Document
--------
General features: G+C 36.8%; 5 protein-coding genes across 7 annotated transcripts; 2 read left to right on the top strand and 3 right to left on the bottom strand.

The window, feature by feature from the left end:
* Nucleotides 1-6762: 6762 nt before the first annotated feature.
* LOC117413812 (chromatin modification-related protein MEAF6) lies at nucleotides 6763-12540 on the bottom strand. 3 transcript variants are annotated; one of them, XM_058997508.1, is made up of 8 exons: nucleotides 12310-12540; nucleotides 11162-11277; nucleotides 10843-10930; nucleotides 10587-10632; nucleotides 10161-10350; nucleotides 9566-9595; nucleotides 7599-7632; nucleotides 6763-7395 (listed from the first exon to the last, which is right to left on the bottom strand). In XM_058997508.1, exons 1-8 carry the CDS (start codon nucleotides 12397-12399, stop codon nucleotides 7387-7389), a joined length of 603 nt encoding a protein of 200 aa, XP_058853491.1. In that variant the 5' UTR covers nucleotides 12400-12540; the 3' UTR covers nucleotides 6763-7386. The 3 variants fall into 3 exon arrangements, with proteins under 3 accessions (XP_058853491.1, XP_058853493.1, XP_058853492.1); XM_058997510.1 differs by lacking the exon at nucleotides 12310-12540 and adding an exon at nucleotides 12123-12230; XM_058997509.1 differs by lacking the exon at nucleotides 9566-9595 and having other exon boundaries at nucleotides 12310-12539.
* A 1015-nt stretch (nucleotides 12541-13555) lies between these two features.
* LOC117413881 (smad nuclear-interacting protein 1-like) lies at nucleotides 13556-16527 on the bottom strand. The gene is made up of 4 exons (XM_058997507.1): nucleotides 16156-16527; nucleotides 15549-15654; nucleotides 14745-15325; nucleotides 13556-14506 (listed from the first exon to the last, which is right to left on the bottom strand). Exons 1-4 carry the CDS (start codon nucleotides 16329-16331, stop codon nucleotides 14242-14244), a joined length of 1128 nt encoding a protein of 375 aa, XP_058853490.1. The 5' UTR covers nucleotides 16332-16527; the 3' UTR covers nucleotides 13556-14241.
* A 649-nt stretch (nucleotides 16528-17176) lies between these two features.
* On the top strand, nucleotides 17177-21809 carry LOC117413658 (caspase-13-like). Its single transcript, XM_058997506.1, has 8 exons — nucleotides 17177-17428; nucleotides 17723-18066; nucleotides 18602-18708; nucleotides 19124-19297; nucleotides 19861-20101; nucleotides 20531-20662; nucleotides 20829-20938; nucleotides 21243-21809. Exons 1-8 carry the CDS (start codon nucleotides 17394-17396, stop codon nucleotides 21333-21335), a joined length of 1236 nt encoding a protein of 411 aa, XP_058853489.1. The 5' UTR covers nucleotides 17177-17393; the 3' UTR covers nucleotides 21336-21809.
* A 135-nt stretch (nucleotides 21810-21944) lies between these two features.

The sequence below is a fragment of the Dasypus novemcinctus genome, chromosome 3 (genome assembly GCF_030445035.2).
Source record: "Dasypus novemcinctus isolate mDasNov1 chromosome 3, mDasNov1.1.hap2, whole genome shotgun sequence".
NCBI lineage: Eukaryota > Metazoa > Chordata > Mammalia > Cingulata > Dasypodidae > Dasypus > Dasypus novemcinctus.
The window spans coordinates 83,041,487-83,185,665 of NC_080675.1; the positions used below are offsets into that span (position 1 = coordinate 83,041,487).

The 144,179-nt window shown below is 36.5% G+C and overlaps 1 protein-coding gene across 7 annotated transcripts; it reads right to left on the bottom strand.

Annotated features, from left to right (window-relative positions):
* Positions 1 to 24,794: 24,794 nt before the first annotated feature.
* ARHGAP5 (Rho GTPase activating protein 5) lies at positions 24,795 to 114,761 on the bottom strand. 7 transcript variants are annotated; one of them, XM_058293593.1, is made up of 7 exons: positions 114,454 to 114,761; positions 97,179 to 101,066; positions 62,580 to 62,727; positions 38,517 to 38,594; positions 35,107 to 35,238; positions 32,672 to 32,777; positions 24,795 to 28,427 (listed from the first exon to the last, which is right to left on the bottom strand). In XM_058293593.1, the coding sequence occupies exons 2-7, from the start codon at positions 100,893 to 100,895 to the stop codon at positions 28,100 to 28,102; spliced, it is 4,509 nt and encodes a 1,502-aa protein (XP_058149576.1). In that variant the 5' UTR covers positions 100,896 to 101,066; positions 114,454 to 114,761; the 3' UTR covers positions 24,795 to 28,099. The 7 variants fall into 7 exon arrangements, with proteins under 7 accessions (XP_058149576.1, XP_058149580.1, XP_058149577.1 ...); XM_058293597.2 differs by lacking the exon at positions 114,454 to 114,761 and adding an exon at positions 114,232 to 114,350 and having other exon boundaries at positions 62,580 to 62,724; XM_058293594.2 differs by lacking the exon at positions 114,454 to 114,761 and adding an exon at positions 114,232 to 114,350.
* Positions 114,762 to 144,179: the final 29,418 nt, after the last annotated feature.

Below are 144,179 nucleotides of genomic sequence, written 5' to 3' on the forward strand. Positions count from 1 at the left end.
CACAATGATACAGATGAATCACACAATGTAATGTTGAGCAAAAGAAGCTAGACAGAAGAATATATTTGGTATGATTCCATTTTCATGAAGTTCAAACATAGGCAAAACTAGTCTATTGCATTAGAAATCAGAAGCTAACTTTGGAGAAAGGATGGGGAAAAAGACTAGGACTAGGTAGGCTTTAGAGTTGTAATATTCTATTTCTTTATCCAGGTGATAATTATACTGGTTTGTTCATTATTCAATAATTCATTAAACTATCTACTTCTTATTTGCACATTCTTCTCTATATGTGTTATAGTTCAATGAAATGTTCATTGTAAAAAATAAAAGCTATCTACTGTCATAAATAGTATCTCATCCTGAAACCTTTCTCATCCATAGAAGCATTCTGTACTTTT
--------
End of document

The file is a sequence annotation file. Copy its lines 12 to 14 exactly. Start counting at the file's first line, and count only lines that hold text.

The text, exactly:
NCBI lineage: Eukaryota > Metazoa > Chordata > Mammalia > Cingulata > Dasypodidae > Dasypus > Dasypus novemcinctus.
The window spans coordinates 83,041,487-83,185,665 of NC_080675.1; the positions used below are offsets into that span (position 1 = coordinate 83,041,487).

The 144,179-nt window shown below is 36.5% G+C and overlaps 1 protein-coding gene across 7 annotated transcripts; it reads right to left on the bottom strand.